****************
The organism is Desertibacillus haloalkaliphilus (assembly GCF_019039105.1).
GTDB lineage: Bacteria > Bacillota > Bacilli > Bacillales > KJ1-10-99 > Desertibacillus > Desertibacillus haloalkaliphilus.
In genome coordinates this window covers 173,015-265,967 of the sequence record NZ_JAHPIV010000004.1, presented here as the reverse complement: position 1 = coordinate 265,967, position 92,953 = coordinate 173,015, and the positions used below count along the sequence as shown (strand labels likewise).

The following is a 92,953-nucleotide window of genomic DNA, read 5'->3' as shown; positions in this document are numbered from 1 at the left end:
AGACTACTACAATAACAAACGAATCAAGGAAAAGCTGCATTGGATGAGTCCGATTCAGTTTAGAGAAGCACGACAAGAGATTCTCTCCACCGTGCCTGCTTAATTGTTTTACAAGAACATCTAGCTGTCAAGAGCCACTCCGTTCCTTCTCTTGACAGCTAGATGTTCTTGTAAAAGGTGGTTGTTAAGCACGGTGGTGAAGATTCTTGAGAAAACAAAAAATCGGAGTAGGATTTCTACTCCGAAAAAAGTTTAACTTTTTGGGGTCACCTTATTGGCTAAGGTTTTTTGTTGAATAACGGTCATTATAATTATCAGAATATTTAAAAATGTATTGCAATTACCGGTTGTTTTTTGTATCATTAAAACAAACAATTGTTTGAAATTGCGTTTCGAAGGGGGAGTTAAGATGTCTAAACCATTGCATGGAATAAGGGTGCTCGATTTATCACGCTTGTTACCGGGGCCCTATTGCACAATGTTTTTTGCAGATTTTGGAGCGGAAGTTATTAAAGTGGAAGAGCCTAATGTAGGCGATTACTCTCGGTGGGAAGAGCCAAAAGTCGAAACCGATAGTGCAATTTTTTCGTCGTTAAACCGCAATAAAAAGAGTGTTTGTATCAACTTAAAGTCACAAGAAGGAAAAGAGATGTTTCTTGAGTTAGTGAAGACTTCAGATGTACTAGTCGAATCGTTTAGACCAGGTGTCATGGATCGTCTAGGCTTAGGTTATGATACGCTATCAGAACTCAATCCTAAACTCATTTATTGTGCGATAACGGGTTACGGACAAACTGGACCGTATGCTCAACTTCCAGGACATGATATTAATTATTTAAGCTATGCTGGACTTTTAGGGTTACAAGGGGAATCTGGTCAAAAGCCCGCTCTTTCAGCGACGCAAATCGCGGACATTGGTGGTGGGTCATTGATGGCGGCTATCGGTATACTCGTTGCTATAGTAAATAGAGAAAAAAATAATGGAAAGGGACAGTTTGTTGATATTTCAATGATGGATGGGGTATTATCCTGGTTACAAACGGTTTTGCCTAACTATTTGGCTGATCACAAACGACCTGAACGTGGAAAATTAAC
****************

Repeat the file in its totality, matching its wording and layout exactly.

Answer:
The organism is Desertibacillus haloalkaliphilus (assembly GCF_019039105.1).
GTDB lineage: Bacteria > Bacillota > Bacilli > Bacillales > KJ1-10-99 > Desertibacillus > Desertibacillus haloalkaliphilus.
In genome coordinates this window covers 173,015-265,967 of the sequence record NZ_JAHPIV010000004.1, presented here as the reverse complement: position 1 = coordinate 265,967, position 92,953 = coordinate 173,015, and the positions used below count along the sequence as shown (strand labels likewise).

The following is a 92,953-nucleotide window of genomic DNA, read 5'->3' as shown; positions in this document are numbered from 1 at the left end:
AGACTACTACAATAACAAACGAATCAAGGAAAAGCTGCATTGGATGAGTCCGATTCAGTTTAGAGAAGCACGACAAGAGATTCTCTCCACCGTGCCTGCTTAATTGTTTTACAAGAACATCTAGCTGTCAAGAGCCACTCCGTTCCTTCTCTTGACAGCTAGATGTTCTTGTAAAAGGTGGTTGTTAAGCACGGTGGTGAAGATTCTTGAGAAAACAAAAAATCGGAGTAGGATTTCTACTCCGAAAAAAGTTTAACTTTTTGGGGTCACCTTATTGGCTAAGGTTTTTTGTTGAATAACGGTCATTATAATTATCAGAATATTTAAAAATGTATTGCAATTACCGGTTGTTTTTTGTATCATTAAAACAAACAATTGTTTGAAATTGCGTTTCGAAGGGGGAGTTAAGATGTCTAAACCATTGCATGGAATAAGGGTGCTCGATTTATCACGCTTGTTACCGGGGCCCTATTGCACAATGTTTTTTGCAGATTTTGGAGCGGAAGTTATTAAAGTGGAAGAGCCTAATGTAGGCGATTACTCTCGGTGGGAAGAGCCAAAAGTCGAAACCGATAGTGCAATTTTTTCGTCGTTAAACCGCAATAAAAAGAGTGTTTGTATCAACTTAAAGTCACAAGAAGGAAAAGAGATGTTTCTTGAGTTAGTGAAGACTTCAGATGTACTAGTCGAATCGTTTAGACCAGGTGTCATGGATCGTCTAGGCTTAGGTTATGATACGCTATCAGAACTCAATCCTAAACTCATTTATTGTGCGATAACGGGTTACGGACAAACTGGACCGTATGCTCAACTTCCAGGACATGATATTAATTATTTAAGCTATGCTGGACTTTTAGGGTTACAAGGGGAATCTGGTCAAAAGCCCGCTCTTTCAGCGACGCAAATCGCGGACATTGGTGGTGGGTCATTGATGGCGGCTATCGGTATACTCGTTGCTATAGTAAATAGAGAAAAAAATAATGGAAAGGGACAGTTTGTTGATATTTCAATGATGGATGGGGTATTATCCTGGTTACAAACGGTTTTGCCTAACTATTTGGCTGATCACAAACGACCTGAACGTGGAAAATTAAC